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Hard Up: Jazz For Empty Pockets


Money is on everyone's mind right now. Maybe you're worried about your own money, worried about the state of the world economy, or relieved to have a job and a paycheck. If you have the money blues, listening to a few jazz tunes rooted in the blues is a good investment for your ears and your soul.

Stop listening to the change jingling in your pockets, and instead listen to the sound of money in jazz. After that, check out NPR's Planet Money blog for a more serious (and informative) take on money. No soundtrack included.

For more entries in the Take Five series, click here. And don't forget to subscribe to the Jazz Notes newsletter.

Hard Up: Jazz For Empty Pockets

Mose Allison

Pianist Mose Allison, "The Sage of Tippo," sings of investing in a local watering hole late into the night while waiting for a man to show up. It might be a better idea to dance right over to a bank with that check. This song will have listeners waltzing all the way there.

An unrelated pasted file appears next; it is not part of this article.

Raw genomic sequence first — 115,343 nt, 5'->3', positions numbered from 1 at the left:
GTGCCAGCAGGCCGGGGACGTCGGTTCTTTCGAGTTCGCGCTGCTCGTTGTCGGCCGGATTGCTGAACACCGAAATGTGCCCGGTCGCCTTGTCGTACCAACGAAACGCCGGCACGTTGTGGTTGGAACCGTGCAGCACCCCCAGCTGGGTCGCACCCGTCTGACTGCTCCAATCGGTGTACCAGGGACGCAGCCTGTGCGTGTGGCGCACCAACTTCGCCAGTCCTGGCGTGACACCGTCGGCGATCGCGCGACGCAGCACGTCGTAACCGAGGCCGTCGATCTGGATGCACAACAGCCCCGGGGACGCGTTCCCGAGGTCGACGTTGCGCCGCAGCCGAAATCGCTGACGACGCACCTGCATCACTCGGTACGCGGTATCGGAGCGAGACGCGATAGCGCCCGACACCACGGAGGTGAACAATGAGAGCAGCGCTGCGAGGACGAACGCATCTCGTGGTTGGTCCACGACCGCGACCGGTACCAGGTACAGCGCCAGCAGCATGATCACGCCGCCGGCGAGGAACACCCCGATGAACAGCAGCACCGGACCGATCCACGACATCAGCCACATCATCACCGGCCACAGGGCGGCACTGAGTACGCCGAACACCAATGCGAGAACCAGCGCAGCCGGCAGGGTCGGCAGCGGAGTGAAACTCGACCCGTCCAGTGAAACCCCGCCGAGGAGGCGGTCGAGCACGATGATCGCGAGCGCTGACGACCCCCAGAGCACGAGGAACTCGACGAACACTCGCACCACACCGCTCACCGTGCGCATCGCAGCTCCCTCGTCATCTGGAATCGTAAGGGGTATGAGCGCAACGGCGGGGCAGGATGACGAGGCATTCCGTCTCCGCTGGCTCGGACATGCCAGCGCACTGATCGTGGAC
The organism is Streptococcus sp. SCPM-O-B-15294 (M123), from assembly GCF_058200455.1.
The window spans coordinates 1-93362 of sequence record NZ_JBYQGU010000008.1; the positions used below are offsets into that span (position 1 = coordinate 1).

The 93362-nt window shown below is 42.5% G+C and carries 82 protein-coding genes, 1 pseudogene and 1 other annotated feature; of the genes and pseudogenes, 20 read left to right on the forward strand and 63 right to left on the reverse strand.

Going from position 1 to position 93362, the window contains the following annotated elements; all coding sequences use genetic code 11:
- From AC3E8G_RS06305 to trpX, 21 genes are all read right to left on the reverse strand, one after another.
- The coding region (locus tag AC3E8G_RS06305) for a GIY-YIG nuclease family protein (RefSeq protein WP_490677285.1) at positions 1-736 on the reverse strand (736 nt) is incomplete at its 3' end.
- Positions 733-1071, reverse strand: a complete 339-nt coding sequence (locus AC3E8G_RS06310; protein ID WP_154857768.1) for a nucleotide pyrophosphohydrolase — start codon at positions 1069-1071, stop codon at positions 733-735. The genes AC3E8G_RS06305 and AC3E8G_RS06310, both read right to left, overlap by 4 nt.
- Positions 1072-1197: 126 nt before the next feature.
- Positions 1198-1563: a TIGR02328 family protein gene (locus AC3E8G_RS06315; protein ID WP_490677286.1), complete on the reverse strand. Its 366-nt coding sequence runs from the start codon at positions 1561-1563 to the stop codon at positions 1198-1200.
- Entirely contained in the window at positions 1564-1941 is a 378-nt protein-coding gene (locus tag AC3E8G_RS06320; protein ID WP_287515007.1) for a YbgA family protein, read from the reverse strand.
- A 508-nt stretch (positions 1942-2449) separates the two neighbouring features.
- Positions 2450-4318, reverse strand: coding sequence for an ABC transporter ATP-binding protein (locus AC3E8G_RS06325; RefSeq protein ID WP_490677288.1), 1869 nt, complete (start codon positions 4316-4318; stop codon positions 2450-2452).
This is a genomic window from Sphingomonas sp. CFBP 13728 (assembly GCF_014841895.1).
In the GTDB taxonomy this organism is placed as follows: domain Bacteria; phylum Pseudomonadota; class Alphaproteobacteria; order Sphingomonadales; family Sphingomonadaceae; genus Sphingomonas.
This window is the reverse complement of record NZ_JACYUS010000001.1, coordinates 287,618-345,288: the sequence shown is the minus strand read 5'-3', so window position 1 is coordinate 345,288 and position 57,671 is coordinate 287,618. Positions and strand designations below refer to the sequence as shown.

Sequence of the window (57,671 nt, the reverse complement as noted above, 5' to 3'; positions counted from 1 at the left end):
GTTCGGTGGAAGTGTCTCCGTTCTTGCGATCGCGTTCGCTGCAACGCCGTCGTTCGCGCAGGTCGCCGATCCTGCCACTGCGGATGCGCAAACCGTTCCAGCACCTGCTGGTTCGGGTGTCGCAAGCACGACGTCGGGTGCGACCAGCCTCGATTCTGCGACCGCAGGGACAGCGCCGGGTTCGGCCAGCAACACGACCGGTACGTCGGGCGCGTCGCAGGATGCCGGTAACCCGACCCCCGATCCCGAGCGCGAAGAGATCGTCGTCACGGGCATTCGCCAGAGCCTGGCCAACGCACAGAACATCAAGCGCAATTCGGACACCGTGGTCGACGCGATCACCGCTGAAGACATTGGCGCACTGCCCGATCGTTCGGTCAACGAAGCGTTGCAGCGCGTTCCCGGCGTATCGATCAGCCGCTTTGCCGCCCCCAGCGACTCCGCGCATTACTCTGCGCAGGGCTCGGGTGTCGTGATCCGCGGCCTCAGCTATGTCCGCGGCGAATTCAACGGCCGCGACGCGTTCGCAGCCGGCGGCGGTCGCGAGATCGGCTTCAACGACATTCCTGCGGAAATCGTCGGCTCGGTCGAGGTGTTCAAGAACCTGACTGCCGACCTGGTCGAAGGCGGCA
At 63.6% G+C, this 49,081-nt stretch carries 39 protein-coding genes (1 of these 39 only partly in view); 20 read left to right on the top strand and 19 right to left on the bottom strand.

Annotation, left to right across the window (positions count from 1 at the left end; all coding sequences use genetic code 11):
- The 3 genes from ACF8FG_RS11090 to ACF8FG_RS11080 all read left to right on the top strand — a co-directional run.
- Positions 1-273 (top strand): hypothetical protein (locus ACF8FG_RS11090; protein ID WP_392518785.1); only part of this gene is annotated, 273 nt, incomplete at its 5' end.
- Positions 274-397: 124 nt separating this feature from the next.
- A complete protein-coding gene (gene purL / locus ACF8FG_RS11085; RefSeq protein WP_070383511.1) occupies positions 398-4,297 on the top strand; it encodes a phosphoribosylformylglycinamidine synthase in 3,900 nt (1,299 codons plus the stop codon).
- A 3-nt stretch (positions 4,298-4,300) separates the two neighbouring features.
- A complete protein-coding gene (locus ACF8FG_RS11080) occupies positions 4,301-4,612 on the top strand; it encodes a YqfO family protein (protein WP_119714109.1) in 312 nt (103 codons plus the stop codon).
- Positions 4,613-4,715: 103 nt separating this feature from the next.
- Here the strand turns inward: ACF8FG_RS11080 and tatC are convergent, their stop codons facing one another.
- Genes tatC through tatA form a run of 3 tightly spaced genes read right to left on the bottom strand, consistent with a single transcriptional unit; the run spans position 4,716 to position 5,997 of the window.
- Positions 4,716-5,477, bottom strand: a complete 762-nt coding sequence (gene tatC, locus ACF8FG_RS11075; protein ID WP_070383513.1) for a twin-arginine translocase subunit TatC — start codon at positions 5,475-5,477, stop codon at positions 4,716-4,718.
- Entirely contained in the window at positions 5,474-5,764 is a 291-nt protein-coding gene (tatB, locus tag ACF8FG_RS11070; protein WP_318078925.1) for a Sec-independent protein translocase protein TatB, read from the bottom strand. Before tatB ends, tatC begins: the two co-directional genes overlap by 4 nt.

Robert Walter

New Orleans-based soul-jazz organist Robert Walter gives a nod to traditional jazz lines on this piano-based tune. Midway through the song, it breaks into a Latin feel, then back into a strong swing. The organ effect at the end provides an unexpected twist that sounds great within this versatile song.

Jimmy Witherspoon

Jimmy Witherspoon sings about making plenty of money, but prices keep rising, so it doesn't go very far. Writing a blues song about it was a good way to cope. The song isn't slow and brooding — it's upbeat and swinging — which goes to show that being blue doesn't feel all that bad.

Art Tatum

Whenever you find yourself flush with a few extra bucks, grab your significant other and jump for joy to this tune, penned by Harry Warren at the tail end of The Great Depression and played by Art Tatum here. The song is also known as the "Gold Diggers' Lullaby," written for the 1936 movie musical Gold Diggers of 1937.

Jimmy Smith

Noted New Orleans pianist and singer Dr. John joined the legendary organist Jimmy Smith for a rousing blues number backed by a large ensemble. The horns blow the blues right away, while Dr. John sings about a bit of opportunism.

Copyright 2009 90.5 WESA

Shaunna Morrison Machosky